From memes to messages: US research shows rise in anti-Hindu hate and disinformation across Internet

In their most recent report, US academics from Rutgers University said that “anti-Hindu misinformation” on social media and messaging platforms has significantly increased.

Experts claim that the analysis showed that over the past few years, hate speech against the Hindu community on social media has increased sharply.

John J. Farmer Jr., director of the Miller Center and the Eagleton Institute of Politics at Rutgers University-New Brunswick, noted that racism and violence against the Hindu community are regrettably nothing new. The social media environment in which hateful words are disseminated is novel. Our earlier research has demonstrated a link between the prevalence of hate speech on social media and the emergence of violent crimes.

In a report titled “Anti-Hindu Disinformation: A Case Study of Hinduphobia on Social Media,” the methods through which anti-Hindu hatred is spread are discussed.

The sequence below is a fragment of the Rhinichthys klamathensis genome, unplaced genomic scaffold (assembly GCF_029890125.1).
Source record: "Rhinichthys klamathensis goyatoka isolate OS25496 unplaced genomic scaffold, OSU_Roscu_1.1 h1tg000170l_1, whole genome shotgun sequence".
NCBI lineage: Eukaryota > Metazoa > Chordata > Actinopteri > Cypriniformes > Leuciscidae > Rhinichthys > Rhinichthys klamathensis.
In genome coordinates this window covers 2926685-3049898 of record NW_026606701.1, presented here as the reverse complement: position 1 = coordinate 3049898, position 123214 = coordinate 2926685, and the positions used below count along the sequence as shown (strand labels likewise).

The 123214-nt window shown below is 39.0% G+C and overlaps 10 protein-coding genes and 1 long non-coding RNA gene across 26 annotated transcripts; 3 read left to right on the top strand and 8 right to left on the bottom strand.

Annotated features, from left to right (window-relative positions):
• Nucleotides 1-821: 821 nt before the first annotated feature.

“In July the signal on the Hinduphobic code words and memes reached record highs that could inflame a spill out to real world violence, especially in light of escalating religious tensions in India and the recent beheading of an Indian shopkeeper,” the report stated.

According to their analysis of 1 million tweets, Iranian trolls spread anti-Hindu stereotypes, memes to create division as part of their campaign to accuse the community of committing genocide on minorities.

“Our hope is that the report serves as a timely warning before the hate messaging leads to real-world violence,” said Denver Riggleman, former U.S. congressman and Miller Center Research fellow and visiting scholar.

The analysis is based on studies by NCRI and Rutgers Centers that look at how conspiracy theories and social media are used to spread hatred and physical violence and were published in 2020.